Do you still have sound judgment or are you becoming forgetful?
What happens to your assets in the case of dementia? It’s best if you deal with this issue ahead of time. (Illustration: Alexander Glandien)

A few years back, a common view in the financial industry held that “where insurance agents rattle the coffin lid, bank client advisors talk up the sunny side of life.” This, however, has changed since the Child and Adult Protection Act came into force in 2013. While not all banks routinely inform their clients, today all institutions are very interested in having their clients take the necessary steps to prepare for the eventuality of not being able to deal with their finances themselves one day.

“When the KESB comes into play, things always get complicated,” says a banker, adding that the Child and Adult Protection Authority (Kinder- und Erwachsenenschutzbehörde [KESB]) serves a different purpose than a privately chosen representative: it must protect the assets ex officio, while a private representative has more freedom in pressing ahead with the existing investment strategy. From the KESB’s perspective, banks often don’t make things easier because they focus too much on protecting themselves legally. For clients, this means it's best to make legally binding preparations when you're young and review them again regularly.

Your own interests set the benchmark

The loss of the power of judgment can be a real burden in financial matters. When young people lose sound judgement, this often happens quickly (e.g. because of an accident). But the elderly most often lose their power of judgment gradually. When dementia sets in, the people affected will have good days and bad days. The phases of confusion become more frequent and last longer over time. The legal concept of the power of judgment is always coupled with a point in time and the facts of the case. That’s why banking lawyers and the KESB agree that a person’s capacity to act on financial issues can only be doubted when they begin making financial decisions that openly go against their own interests.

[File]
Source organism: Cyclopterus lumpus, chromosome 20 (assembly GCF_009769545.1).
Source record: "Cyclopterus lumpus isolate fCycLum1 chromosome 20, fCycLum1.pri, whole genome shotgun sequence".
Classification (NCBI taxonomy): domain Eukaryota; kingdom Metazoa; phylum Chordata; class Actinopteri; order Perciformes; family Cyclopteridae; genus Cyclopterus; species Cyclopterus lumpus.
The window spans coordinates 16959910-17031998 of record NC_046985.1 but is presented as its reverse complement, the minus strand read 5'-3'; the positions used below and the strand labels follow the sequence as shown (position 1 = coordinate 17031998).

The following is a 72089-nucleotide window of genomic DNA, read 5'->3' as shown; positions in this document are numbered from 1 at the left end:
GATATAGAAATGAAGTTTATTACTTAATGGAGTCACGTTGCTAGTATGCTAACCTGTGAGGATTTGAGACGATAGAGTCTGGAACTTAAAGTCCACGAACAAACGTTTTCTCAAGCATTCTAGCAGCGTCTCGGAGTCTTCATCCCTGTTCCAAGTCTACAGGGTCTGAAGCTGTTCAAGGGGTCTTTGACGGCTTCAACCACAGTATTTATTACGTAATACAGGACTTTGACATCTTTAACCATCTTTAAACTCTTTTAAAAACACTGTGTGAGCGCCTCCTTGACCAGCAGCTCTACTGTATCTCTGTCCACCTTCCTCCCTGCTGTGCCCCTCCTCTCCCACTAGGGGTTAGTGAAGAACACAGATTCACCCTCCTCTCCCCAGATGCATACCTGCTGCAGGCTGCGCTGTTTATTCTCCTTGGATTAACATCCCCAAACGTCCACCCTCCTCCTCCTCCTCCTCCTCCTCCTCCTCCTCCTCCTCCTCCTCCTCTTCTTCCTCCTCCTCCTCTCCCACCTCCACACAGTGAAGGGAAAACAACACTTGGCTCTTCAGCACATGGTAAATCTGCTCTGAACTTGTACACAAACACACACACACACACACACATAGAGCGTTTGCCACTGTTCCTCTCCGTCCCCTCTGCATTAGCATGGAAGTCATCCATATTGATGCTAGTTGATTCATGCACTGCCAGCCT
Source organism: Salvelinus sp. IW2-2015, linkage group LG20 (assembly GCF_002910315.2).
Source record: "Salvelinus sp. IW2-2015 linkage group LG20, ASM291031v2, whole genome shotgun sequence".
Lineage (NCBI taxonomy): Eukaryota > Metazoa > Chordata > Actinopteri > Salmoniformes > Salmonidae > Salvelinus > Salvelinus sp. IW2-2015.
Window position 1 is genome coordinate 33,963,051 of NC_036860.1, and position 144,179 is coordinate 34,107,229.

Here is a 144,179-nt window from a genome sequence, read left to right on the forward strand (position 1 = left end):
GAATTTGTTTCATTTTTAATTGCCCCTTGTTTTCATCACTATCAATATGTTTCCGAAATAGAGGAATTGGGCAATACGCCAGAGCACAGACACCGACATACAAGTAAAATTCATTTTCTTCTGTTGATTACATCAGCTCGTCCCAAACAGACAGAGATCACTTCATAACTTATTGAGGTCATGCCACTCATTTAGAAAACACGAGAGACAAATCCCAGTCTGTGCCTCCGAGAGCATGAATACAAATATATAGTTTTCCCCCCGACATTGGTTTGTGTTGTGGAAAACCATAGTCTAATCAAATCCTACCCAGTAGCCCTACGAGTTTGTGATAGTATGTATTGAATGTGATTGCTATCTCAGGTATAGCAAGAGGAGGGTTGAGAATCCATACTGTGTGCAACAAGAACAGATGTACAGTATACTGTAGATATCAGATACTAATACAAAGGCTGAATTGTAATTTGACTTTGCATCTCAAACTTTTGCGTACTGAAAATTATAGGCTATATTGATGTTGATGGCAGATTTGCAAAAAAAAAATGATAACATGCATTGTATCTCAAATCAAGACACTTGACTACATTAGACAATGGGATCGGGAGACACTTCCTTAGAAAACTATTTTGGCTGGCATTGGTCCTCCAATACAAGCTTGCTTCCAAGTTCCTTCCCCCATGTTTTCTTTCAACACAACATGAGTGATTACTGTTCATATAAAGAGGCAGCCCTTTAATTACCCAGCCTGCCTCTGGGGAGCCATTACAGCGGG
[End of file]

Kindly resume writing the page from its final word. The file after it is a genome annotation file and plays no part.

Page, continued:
Nowadays, most banks train their client advisors and clerks on these subjects. Criminal schemes like confidence tricking are part of the picture. At UBS, the IT department checks all payment transactions for the “odd ones out” which are immediately discussed with the client before they are implemented. Smaller banks like the Zurich-based private bank Rahn + Bodmer draw on their experience and on raising awareness among employees. “But we will not hesitate to block an account on suspicion until we’ve made sure things are in order. Most clients appreciate this,” says Thomas Steinebrunner from the legal department.

If a confidence trick is suspected – one in which criminals convince elderly people that they are related and in dire need of money – measures are brought into play that many banks have developed in their in-house legal and security departments. “We’ve even helped catch con artists,” said an employee of Credit Suisse. But what about when, based on routine dealings, a bank client advisor begins to doubt a client’s judgment? It’s easier for a private bank than for a universal bank like the Zuricher Kantonalbank, where some clients do their banking almost exclusively online.

If a client advisor gets a bad feeling about a client’s transactions, the legal department is notified. Everyone then hopes there is a power of attorney on the account, as the authorized person is the first point of contact with whom the bank can informally discuss the issue. In the worst case, if there are no such authorizations, a risk report has to be issued to the KESB. This, however, happens rarely even with large banks – usually less than three times a year. The KESB then contacts all those involved and typically also calls on medical advice.